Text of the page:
Walker has paraphrased no more than 56 words from what Mrs. Wright claims is the "unpublished" essay "I Choose Exile." In an important respect, Mrs. Wright is correct. The essay has never been published in full, and defendants' various arguments that Wright "intended" the essay to be published and that the essay is available to the public at the Kent State University library miss the mark. Offering an essay to a magazine only to have it rejected as Ebony magazine apparently did with "I Choose Exile" does not alter the unpublished status of a manuscript. If it did, this country would have far fewer frustrated writers whose work has never been "published." Similarly, an unpublished work's presence in an academic library, on its own, is not the same thing as publication. For example, the unpublished letters at issue in the Salinger case were reviewed by Salinger's biographer at the libraries of Harvard, Princeton, and the University of Texas. Salinger, 811 F.2d at 93. While certain portions of the "I Choose Exile" essay have, in fact, appeared in an essay by Michel Fabre in a 1973 collection entitled Richard Wright: Impressions and Perspectives, the exact passages used by Walker have not previously appeared in print. This is also true of twelve of the fourteen journal entries. Second Wright Aff. ¶ 5.
However, the Wright materials are not simply available at University libraries; they were sold to Yale University's Beinecke Library for a considerable sum. The sales contract specifically states that Yale purchased the right to "use the Wright Archive," and the University agreed to restrict access to only one manuscript not at issue here. It seems reasonable to conclude that for the purchase price, and pursuant to the sales contract, the University became free to share Wright's work with interested scholars. In Salinger, neither the writer nor the holder of the copyrights had deposited the letters in the academic libraries visited by Hamilton, the novelist's unauthorized biographer. See Salinger, 811 F.2d at 93.
Moreover, the works' status as published or unpublished is just one albeit a "critical," Harper & Row, 471 U.S. at 564, 105 S. Ct. at 2232 aspect for the court to consider when analyzing the second factor listed in § 107. Additional circumstances present here suggest that Walker's use of the works in question is fair. First, she has paraphrased, rather than directly quoted, Wright's work. And second, the paraphrasing by and large involves straightforward factual reportage. While Salinger, too, concerned paraphrasing but nonetheless concluded with a finding of infringement, there the Second Circuit confronted attempts not merely to paraphrase factual data but also and significantly to adopt creative expression that was distinctly personal. See, e.g., Salinger, 811 F.2d at 93 n. 2, 99 n. 5. See Salinger, 811 F.2d at 100 ("The facts may be reported. [The] letters contain a number of facts that students of his life and writings will no doubt find of interest, and [the biographer] is entirely free to fashion a biography that reports these facts.").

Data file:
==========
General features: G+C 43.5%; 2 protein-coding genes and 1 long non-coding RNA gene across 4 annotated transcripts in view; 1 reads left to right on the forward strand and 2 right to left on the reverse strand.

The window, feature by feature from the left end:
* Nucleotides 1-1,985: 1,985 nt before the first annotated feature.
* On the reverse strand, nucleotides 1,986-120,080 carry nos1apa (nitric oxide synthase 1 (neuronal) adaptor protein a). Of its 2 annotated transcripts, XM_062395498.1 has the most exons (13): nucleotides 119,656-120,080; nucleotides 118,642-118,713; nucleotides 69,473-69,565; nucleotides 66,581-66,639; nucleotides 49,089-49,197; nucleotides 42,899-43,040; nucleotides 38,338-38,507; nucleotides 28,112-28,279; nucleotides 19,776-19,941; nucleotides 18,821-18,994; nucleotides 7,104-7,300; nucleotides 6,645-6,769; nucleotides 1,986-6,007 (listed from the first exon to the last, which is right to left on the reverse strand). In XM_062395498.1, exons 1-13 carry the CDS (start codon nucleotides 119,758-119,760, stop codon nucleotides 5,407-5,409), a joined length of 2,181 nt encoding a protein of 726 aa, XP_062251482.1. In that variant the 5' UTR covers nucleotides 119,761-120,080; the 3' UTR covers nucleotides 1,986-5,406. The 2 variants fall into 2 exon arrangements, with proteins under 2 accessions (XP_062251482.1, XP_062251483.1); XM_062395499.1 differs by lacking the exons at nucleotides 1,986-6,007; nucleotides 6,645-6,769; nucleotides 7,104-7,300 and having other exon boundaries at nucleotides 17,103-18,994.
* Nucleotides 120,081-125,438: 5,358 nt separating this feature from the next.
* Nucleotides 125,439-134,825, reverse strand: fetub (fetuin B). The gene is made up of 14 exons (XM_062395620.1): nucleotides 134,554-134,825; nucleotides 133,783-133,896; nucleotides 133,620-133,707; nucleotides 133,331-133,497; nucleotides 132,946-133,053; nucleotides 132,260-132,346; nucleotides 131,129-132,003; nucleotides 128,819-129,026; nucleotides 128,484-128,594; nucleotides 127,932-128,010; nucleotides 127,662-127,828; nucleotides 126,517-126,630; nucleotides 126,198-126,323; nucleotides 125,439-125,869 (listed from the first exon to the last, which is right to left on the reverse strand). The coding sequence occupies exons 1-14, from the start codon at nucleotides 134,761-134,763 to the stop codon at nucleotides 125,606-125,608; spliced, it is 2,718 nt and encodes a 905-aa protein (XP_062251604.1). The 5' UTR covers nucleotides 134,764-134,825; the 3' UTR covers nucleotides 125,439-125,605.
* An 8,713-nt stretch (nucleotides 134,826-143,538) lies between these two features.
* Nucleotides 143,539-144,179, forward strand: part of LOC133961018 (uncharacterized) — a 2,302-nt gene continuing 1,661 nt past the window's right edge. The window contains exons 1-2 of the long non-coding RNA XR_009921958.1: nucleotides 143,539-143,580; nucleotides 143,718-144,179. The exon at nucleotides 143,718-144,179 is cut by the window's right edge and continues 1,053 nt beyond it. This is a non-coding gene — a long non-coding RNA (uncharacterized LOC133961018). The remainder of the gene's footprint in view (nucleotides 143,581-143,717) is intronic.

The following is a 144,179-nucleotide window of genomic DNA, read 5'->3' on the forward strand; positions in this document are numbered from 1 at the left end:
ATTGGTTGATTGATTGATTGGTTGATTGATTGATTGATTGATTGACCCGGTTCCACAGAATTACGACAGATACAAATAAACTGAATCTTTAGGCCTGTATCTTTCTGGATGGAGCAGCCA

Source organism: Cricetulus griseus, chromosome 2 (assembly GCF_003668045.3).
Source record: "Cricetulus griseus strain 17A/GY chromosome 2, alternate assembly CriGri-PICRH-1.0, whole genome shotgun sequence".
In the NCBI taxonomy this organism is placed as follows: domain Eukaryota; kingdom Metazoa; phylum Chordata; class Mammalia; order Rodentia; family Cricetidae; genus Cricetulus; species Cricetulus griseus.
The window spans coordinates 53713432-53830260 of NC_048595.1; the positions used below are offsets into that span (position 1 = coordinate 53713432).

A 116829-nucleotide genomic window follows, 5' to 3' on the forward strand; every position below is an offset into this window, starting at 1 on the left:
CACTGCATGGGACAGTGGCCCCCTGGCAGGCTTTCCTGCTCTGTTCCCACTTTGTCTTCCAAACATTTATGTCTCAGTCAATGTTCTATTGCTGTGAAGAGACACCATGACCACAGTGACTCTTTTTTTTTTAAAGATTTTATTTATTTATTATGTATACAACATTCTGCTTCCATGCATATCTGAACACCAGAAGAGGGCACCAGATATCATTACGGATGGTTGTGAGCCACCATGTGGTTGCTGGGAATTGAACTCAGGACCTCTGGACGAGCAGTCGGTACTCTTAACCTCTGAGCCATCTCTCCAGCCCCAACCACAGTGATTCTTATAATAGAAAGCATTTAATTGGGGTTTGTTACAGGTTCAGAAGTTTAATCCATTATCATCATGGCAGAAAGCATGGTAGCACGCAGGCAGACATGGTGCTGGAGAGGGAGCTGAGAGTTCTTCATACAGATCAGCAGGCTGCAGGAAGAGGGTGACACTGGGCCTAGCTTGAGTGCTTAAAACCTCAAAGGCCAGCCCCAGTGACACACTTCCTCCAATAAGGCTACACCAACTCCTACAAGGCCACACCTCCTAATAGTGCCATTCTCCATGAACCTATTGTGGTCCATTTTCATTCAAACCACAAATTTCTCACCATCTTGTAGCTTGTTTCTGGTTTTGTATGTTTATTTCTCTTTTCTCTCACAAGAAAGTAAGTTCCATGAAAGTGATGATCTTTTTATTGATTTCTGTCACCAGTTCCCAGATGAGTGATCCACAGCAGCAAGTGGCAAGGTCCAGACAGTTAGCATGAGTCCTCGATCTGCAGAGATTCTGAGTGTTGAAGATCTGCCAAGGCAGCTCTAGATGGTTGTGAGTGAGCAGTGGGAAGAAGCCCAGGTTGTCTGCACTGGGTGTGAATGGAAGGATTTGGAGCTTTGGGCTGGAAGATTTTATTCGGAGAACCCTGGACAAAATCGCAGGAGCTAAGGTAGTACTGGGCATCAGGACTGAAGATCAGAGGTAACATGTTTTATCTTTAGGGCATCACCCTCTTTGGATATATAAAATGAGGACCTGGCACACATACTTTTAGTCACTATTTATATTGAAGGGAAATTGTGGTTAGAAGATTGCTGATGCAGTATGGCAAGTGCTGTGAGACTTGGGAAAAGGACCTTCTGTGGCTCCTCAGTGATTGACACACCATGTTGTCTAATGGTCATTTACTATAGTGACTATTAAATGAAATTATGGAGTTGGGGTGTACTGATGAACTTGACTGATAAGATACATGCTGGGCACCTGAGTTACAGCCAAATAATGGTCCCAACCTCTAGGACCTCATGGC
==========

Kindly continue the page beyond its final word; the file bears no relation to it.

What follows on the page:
*111 Third, what motivated the Court of Appeals in Salinger, at least in part, was concern over J.D. Salinger's right to privacy. Salinger, 811 F.2d at 92 ("[Salinger] has not published since 1965 and has chosen to shun all publicity and inquiry concerning his private life."). See also New Era I, 873 F.2d at 585 (Oakes, Ch. J., concurring) ("Salinger is a decision which, even if rightly decided on its facts, involved underlying, if latent, privacy implications not present here by virtue of [the subject's] death.") Given Wright's death in 1960, those concerns, of course, are absent here.
With respect to the journal entries and the passage from "I Choose Exile," factor two favors neither side overwhelmingly, but on balance, I conclude that it favors defendants.
Finally, the court must address a series of letters from Wright to Walker, and a separate letter from Wright to Ben Burns, Wright's friend and the editor at Ebony magazine. In this context, it is first important to remember once more what the Second Circuit said in Salinger: unpublished works "normally enjoy complete protection against copying any protected expression." Salinger, 811 F.2d at 97 (emphasis added). The court's admonition compels two conclusions. First, by saying "normally," the court refused to adopt a per se rule and left intact its instruction to proceed on a case-by-case basis; and second, the court sought to protect expression, not merely any facts that might be set forth in unpublished materials. Having carefully reviewed the letters in question, and the ways in which Walker has paraphrased them, I conclude, without much difficulty, that Walker has used the letters not to recreate Wright's creative expression, but simply to establish facts necessary to her biography, which often relies on her personal association with the late novelist.